Newspaper review: NI and Republic of Ireland stories
Journalist Keith Baker takes a look at what is making the headlines in Monday's newspapers.
The Irish News front page has a picture of a Falls Road barman, Rocky Morgan. He was one of several local people who helped tackle a couple of robbers armed with knives and a baseball bat when they terrorised staff at a pharmacy last week.
The newspaper says shop workers and local residents sprang into action when they saw what was going on.
Mr Morgan tells the newspaper that the attack was one too many and people are fed up.
The Irish News has its own thoughts. It says the Lower Falls has been plagued by criminal activity. Ultimately, it says, only the legitimate authorities can deal with incidents of this nature but it is still possible to express admiration for the people who tried to take on the enemies of their community.
The News Letter talks to the DUP MLA whose car was burnt out in an arson attack at his home in Cookstown. The newspaper says Ian McCrea has appealed that there should be no retaliation.
The report notes that he caused some controversy last week over Twitter remarks about GAA results. Martin McGuinness said he was portraying himself as a sectarian bigot.
In the News Letter Mr McCrea said: "If you want to see sectarian bigotry, come round to my house and see my car."
The Belfast Telegraph focuses on the practice of insurance firms in Northern Ireland selling motorists' details to third parties.
The newspaper has been talking to the justice committee chairman Paul Givan. He says insurance firms should be banned from doing this.
It has emerged that the recent 40% hike in insurance premiums has been heavily influenced by claims from management firms and personal injury lawyers who buy names and encourage accident victims to make claims.
The Belfast Telegraph says 12 times more car insurance cases end up in court here compared to Great Britain.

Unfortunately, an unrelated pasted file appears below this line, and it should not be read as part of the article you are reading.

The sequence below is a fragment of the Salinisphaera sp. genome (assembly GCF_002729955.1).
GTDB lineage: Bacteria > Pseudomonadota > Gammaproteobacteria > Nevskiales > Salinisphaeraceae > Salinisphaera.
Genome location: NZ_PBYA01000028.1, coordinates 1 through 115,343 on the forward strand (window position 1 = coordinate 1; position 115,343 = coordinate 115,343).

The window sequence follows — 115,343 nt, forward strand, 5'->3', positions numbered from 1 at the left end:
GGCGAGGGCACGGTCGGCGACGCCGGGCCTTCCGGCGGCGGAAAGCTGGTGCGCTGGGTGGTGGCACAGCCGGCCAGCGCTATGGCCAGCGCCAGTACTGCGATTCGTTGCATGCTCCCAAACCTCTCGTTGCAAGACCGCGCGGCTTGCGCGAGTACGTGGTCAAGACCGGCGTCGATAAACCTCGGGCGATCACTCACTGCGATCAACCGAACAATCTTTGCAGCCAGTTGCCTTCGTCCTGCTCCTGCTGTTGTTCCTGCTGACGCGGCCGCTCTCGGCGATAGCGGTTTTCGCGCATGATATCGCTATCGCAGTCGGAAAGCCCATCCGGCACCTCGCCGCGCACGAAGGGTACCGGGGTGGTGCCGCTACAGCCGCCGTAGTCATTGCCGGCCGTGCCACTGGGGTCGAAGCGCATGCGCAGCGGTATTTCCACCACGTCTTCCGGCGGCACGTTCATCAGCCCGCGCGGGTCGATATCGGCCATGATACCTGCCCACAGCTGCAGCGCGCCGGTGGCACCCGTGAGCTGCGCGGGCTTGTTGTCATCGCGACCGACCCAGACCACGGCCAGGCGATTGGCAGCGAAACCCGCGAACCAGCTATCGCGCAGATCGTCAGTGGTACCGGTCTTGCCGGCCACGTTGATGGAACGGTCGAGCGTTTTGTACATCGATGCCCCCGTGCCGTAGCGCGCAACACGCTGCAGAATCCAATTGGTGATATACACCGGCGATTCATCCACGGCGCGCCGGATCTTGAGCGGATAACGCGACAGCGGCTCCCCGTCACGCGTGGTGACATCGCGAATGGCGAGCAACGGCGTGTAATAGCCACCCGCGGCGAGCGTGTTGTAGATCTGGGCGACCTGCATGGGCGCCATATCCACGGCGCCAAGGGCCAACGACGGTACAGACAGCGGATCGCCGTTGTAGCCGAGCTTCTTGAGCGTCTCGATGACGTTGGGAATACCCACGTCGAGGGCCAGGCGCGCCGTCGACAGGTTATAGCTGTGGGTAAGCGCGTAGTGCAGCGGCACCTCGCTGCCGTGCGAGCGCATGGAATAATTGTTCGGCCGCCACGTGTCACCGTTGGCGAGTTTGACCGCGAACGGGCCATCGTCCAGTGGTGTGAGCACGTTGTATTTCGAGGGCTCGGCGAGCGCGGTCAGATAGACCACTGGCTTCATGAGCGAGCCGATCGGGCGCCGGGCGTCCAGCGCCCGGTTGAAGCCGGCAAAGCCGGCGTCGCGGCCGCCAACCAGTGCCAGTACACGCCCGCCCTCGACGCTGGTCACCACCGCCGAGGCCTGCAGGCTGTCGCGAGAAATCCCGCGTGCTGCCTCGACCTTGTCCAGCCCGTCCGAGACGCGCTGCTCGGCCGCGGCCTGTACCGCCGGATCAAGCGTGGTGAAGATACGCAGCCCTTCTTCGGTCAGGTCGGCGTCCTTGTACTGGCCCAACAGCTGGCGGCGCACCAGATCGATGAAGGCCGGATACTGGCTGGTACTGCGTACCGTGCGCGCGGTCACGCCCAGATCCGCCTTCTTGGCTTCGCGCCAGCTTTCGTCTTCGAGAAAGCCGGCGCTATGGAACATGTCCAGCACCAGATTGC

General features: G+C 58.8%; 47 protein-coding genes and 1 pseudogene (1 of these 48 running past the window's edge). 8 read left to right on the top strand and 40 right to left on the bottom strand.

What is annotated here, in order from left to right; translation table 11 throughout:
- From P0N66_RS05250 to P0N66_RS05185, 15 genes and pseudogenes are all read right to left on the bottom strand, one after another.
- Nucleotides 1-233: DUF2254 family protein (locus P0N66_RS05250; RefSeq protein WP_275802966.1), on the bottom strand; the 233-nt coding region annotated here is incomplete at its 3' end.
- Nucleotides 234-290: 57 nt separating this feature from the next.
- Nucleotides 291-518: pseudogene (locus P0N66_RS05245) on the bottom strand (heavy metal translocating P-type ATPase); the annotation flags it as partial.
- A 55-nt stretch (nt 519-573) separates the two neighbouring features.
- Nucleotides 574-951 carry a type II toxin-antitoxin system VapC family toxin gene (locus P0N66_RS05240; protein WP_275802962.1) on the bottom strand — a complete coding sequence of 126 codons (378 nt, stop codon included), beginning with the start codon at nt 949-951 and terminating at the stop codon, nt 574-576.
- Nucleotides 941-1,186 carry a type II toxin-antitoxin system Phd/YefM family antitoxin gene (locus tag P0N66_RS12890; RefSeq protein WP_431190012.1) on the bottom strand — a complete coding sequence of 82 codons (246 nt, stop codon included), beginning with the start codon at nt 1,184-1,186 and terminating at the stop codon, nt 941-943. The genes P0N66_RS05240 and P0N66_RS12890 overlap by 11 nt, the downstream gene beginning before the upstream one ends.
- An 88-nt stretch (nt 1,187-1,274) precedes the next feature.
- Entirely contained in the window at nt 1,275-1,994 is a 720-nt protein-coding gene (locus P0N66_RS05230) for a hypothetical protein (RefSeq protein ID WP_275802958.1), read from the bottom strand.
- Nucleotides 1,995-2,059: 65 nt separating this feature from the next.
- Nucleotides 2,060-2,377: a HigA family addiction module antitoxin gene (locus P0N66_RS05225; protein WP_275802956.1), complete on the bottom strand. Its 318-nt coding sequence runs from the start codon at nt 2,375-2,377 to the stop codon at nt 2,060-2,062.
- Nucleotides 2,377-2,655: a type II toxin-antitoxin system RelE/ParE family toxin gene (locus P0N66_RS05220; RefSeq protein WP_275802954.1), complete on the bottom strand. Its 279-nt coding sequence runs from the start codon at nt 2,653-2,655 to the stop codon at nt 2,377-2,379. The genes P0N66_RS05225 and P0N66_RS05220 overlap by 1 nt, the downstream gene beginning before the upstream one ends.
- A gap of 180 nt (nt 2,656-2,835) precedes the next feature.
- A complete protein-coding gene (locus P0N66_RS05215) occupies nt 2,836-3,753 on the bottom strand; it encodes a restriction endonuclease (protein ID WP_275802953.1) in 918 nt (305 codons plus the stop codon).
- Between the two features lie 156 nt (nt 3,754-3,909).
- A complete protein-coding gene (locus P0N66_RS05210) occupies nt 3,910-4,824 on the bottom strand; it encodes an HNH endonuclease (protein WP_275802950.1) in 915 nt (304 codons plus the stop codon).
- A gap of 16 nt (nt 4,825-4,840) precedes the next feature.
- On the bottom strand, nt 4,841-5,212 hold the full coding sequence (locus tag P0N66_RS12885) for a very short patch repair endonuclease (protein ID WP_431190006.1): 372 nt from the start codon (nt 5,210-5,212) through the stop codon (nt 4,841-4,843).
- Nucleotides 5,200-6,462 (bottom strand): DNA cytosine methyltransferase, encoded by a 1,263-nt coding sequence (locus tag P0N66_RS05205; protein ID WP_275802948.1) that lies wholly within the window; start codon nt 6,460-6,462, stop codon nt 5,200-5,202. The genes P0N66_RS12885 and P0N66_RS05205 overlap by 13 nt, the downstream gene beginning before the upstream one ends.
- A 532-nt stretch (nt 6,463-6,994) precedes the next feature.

Compensation for a neck injury can reach £265,000, whereas in the rest of the UK the ceiling is £86,000.
In the Dublin newspapers, the Irish Independent covers the story about a missing post office manager and a suspected 1.7m euro (£1.4m) fraud.
His family have been speaking to the newspaper and they say he has a gambling addiction.
He was tracked down in Belfast on Saturday when he placed a winning 40,000 euro bet on an odds-on shot to win 27,000 euros.
His family say his gambling has been secretive and had spiralled out of control. They say he is now undergoing medical treatment.
In other newspapers, the most photographed sports personality of the day is Novak Djokovic, followed closely by Rory McIlroy.
The new Wimbledon champion is on the front of several papers in the traditional pose, kissing the trophy.
The newspapers also note that he had a more individual form of victory celebration - eating a few blades of the Centre Court grass.
The Sun headline reckons this makes him a "Chompion".
The Daily Mirror refers to Rory McIlroy as "Jet set Rory". It says his lifestyle has gone into overdrive since he won the US Open.
You can see more about his life over the past few weeks in a BBC Northern Ireland documentary on Monday.
The Times notes that Rory was at Wimbledon to support his friend Rafa Nadal. On Friday he had backed his friend Andy Murray to beat Nadal. Yesterday he had just been to Hamburg to support his friend David Haye.
The newspaper says with a track record like this he might find himself losing friends soon.